News Analysis

What’s puzzling in the newly released GDP data

Radhika Merwin BL Research Bureau | Updated on January 12, 2018 Published on June 01, 2017

Gross value added not in sync with revised IIP growth numbers

The latest set of GDP releases put out by the Central Statistics Office (CSO), that marks down the earlier March quarter growth estimates considerably, rightly takes into account the impact of demonetisation.

The fourth quarter real GDP growth number for 2016-17, is now pegged at 6.1 per cent, far lower than the 7 per cent estimated in February. While this may be so, the latest release still carries some puzzling trends.

For one, despite the significant lowering of growth estimates for the fourth quarter of 2016-17, the full year real GDP growth forecast has remained unchanged at 7.1 per cent.

A significant bump up in the first quarter estimates is the key reason behind this. From 7.2 per cent growth earlier, the CSO has upped the first quarter real GDP growth estimate to 7.9 per cent.

This upward revision has been led by manufacturing, electricity, construction, and financial, real estate etc. While the jump in growth estimates for the first quarter, directionally mirrors the revision in the new IIP (re-based from 2004-05 to 2011-12), the magnitude of revision raises some questions.

Also, it is unclear why the revisions in IIP only reflect in the first quarter numbers, when, going by the new IIP data, the full year FY16 and FY17 GVA (gross value added) — a better indicator of economic activity from the producers point of view — were due for a revision.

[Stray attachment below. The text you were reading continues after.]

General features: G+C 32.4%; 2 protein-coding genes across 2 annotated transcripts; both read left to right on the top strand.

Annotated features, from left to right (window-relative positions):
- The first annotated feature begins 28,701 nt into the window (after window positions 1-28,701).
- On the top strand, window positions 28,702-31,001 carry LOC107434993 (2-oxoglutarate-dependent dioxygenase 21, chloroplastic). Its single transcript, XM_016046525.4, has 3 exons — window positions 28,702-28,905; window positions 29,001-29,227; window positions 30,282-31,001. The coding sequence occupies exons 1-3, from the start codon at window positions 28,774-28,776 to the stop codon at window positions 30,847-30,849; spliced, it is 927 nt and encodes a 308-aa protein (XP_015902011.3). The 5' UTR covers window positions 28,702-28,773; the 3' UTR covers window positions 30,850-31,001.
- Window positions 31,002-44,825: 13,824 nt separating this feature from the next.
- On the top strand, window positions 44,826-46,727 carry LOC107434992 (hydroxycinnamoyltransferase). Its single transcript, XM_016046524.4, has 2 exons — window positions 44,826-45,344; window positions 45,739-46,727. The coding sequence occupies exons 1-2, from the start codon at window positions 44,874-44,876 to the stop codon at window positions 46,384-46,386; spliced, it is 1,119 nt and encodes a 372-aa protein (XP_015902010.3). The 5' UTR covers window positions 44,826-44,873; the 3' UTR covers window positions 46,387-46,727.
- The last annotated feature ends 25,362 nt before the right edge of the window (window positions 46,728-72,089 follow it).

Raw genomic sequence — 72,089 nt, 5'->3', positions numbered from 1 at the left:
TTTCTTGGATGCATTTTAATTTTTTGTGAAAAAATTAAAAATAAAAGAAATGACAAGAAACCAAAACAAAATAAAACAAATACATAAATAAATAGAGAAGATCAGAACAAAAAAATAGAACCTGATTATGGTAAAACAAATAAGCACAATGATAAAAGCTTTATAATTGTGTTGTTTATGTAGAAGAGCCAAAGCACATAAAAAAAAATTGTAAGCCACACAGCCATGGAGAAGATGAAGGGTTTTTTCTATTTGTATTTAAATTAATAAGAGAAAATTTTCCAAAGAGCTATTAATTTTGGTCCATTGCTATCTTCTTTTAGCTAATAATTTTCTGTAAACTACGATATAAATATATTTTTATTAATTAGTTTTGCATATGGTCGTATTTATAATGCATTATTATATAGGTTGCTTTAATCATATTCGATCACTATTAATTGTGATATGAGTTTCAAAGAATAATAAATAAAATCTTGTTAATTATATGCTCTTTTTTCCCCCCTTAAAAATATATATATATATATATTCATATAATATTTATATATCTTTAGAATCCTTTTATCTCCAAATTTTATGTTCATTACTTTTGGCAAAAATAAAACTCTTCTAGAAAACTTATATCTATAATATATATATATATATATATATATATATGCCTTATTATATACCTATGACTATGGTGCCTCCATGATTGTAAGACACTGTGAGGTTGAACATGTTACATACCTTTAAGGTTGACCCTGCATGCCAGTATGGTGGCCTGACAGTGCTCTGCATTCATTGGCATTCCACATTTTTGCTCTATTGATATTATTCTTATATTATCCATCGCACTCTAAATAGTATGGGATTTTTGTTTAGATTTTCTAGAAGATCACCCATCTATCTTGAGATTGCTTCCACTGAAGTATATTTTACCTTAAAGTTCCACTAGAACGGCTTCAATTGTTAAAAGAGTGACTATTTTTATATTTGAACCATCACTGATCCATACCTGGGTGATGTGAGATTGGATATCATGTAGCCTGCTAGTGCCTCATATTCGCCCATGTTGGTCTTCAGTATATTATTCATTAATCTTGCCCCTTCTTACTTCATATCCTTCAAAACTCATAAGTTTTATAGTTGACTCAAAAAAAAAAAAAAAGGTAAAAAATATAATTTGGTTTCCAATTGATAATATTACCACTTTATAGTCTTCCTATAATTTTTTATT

Growth in the new IIP for FY16 and FY17 stood at 3.4 per cent and 5 per cent respectively, against 2.4 per cent and 0.7 per cent respectively under the old IIP series. GVA for FY17 has in fact been revised down by 10 basis points to 6.6 per cent in the latest data release.

Deflator doesn’t add up

The other weak link in the latest GDP data, is the sharp increase in GDP deflator for the fourth quarter of FY17. The growth in GDP deflator (ratio of nominal to real GDP) — another measure of inflation — works out to nearly 6 per cent, a sharp rise from around 5.4 pegged earlier.

This is at odds with the underlying CPI and WPI (new) inflation trends. A back of the envelope calculation of deflator using CPI and WPI by assigning each equal weightage suggest a 4.2-odd per cent deflator for Q4 of FY17.

Importantly, within sectors, the GVA deflator for Q4 has undergone substantial revisions. For mining and quarrying for instance, the Q4 deflator is a high 25 per cent according to the CSO’s latest release, after a negative 16.2 per cent and 7.9 per cent in the first and second quarter. Such wide variations are also seen within construction, trade and electricity.

In effect because of the sharp revision in Q4 deflator, the growth in nominal GVA is a much higher 11.3 per cent against a 5.6 growth in real GVA.

Sharp revisions

Given that growth estimates by the CSO undergo sharp revisions later on, growth numbers for now need to be taken with a pinch of salt. Remember, the CSO came out with a new set of growth estimates for 2015-16 (a year’s lag) in February this year, which differed significantly from the earlier estimates.

CSO had bumped up the growth in real GDP from 7.6 per cent to 7.9 per cent for the FY16 fiscal. This growth for FY16 has now been revised to 8 per cent.

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